This is difficult to accomplish unless the inputs 12 are physically very close to one another. The short electrical length of the isolation resistors 13 forces the electric leads 12' to be very closely spaced to each other, enhancing the likelihood that isolation will be compromised.
Moreover, in a microstrip configuration, isolation of circuits is virtually impossible, making complex constructions to effect signal crossover necessary.
FIG. 2 shows another version of the prior art including a cascaded version of the Wilkinson combiner including eight inputs 12. In this case, the number of inputs 12 is a power of two, permitting the combiner to be configured as a succession of parallel combiners. Isolation is thus established between successive pairs of input ports 12, between the outputs 39 at the ends of quarter wavelength conductor elements 31 leading to pairs of ports 12, and between third echelon outputs 49 at the ends of other quarter wavelength conductor elements 31, as well. Finally, even other quarter wavelength conductor elements 31 lead to combined output 29.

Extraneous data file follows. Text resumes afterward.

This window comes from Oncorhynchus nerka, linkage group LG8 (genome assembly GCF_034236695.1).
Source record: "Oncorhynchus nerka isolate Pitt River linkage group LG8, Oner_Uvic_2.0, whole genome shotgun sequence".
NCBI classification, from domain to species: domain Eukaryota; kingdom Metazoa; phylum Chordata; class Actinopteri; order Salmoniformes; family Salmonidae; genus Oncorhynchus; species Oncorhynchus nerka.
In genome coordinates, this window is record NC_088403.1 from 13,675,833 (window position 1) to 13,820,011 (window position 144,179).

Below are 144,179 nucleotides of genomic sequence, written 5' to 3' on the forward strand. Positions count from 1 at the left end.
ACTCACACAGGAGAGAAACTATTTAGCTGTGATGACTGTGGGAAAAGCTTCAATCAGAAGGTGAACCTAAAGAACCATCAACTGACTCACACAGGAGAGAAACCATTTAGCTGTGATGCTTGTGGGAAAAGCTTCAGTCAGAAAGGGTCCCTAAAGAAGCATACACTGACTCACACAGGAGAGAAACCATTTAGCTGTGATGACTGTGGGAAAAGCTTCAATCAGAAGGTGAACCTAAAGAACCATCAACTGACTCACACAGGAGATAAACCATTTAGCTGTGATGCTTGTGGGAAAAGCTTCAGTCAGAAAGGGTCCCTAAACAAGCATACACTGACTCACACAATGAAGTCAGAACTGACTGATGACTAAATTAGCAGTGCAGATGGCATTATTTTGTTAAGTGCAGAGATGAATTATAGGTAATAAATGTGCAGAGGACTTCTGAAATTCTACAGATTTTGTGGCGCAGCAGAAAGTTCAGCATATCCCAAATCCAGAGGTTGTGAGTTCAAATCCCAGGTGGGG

The version of the Wilkinson combiner shown in FIG. 2 is effective in some cases for combining small levels of microwave power. However, as the power from a large number of input ports 12 is successively combined and recombined in successive echelons of circuitry, the values of the isolating resistors 13 must be increased to accommodate progresively higher power and voltage ratings. Very sizeable resistors are required in the final combiner stages. Additionally, since neither terminal of resistors 13 is grounded, and since resistors 13 get progressively larger to handle the required power, the capacity of a resistor 13 to ground gets ever larger, and insertion loss of the combiner continues to increase. This can cause serious problems including a substantial risk of flashover.